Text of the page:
This limns what really must be taken as a kind of heroism in the workings of Rise of the Planet of the Apes, particularly given the limits of Hollywood. Though trailers suggest one long melee between apes and men, the film’s seriousness unfolds patiently before this happens; for seventy five minutes, it is like a prequel for itself.
We open in the world as we know it, humans in charge and apes in cages. An experimental Alzheimer’s drug bestows upon Caesar, born in captivity, a burgeoning intelligence. Taken home as a pet, familiar, and friend of scientist Will (James Franco), he is granted an upstairs room, a limited freedom and respect, and play dates in the manicured wilds of Marin County, across the Golden Gate Bridge. Nonetheless, he ends up in a correctional facility for simians, where he is ill-used. Caesar pines for his charming San Francisco attic with its church window.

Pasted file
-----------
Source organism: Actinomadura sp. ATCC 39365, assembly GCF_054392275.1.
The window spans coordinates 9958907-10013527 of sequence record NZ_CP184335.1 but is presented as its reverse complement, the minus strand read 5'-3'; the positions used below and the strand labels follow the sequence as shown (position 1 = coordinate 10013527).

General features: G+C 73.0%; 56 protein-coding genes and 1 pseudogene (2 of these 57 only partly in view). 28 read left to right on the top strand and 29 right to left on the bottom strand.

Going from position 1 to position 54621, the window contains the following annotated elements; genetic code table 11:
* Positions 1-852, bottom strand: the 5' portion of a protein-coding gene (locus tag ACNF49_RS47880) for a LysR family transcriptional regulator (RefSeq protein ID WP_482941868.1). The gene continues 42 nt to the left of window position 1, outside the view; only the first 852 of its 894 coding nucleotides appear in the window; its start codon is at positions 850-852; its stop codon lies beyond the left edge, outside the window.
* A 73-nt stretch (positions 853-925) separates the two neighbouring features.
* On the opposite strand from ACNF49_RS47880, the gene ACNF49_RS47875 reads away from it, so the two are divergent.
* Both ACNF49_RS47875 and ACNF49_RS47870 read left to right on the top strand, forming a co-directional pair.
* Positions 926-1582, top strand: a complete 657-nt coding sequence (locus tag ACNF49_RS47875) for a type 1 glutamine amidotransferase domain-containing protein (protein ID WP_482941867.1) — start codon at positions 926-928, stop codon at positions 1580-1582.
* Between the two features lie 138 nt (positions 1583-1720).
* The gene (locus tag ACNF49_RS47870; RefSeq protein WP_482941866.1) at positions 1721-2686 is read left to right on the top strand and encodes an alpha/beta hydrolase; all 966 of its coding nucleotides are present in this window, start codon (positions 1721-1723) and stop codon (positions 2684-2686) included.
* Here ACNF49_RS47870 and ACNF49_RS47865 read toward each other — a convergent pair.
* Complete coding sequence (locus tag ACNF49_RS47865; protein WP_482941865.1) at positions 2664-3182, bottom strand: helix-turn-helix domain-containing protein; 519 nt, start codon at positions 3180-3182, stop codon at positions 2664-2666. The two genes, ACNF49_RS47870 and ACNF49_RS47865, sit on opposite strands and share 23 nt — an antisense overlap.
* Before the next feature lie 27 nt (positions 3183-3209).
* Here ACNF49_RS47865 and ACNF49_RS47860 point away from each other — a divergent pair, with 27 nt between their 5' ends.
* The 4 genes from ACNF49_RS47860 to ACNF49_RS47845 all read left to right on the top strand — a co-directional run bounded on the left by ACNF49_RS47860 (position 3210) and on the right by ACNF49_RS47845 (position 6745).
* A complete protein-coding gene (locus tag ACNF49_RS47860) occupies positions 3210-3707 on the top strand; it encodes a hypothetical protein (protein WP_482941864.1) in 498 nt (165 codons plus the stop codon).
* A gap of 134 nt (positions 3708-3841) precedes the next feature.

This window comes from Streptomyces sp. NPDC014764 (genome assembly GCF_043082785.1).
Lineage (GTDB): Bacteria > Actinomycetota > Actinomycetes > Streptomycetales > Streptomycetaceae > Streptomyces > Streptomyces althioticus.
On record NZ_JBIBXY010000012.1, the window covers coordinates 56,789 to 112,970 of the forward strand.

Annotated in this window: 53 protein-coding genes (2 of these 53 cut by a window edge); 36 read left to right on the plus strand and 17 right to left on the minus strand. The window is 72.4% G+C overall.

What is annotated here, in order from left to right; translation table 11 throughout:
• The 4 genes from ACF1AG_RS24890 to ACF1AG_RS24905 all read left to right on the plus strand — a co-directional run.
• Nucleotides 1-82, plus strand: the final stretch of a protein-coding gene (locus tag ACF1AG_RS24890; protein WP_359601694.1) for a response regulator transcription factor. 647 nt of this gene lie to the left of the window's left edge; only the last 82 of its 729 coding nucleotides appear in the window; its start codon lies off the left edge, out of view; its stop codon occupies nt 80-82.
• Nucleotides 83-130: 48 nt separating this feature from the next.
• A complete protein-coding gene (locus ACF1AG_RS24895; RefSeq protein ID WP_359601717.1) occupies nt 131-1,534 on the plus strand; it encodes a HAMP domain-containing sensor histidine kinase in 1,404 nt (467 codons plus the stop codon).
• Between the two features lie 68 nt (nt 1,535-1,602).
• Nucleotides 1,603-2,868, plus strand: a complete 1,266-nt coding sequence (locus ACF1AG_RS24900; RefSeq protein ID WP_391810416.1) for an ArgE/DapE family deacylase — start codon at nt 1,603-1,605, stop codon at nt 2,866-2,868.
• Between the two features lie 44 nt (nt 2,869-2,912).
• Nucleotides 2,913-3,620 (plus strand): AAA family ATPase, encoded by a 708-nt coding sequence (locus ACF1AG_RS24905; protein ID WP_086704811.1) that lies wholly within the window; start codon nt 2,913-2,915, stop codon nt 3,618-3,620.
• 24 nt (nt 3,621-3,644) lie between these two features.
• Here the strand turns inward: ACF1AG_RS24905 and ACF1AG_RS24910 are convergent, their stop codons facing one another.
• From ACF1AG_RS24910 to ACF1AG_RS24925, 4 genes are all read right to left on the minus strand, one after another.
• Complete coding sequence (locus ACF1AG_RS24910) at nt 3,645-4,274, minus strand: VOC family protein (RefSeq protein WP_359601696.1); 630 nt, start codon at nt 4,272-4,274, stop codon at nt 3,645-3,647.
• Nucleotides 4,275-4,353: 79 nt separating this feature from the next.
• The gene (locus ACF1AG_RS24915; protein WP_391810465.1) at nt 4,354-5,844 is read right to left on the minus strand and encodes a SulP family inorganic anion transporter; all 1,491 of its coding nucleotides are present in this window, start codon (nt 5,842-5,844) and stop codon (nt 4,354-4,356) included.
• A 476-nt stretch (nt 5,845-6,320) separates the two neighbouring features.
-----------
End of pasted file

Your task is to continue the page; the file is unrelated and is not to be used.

Via bribery and promises to preserve the order of things, Will eventually wins Caesar’s freedom. Will is coded in every regard as the good guy, in comparison both to his avaricious corporate boss and the brutal preserve master, played by Brian Cox, with his yellowed veneer of humanity. Will loves Caesar. Surely this is the moment—an hour in, already!—when good joins with good and the malefactors are given what for, in a rousing finale.
This is precisely what does not happen. His cage thrown open, Caesar spots the leash in Will’s hand and, seeming to reach out to him, he instead closes the door, locking himself in. No pretending that even the most enlightened bondage is more tolerable than an iron cage.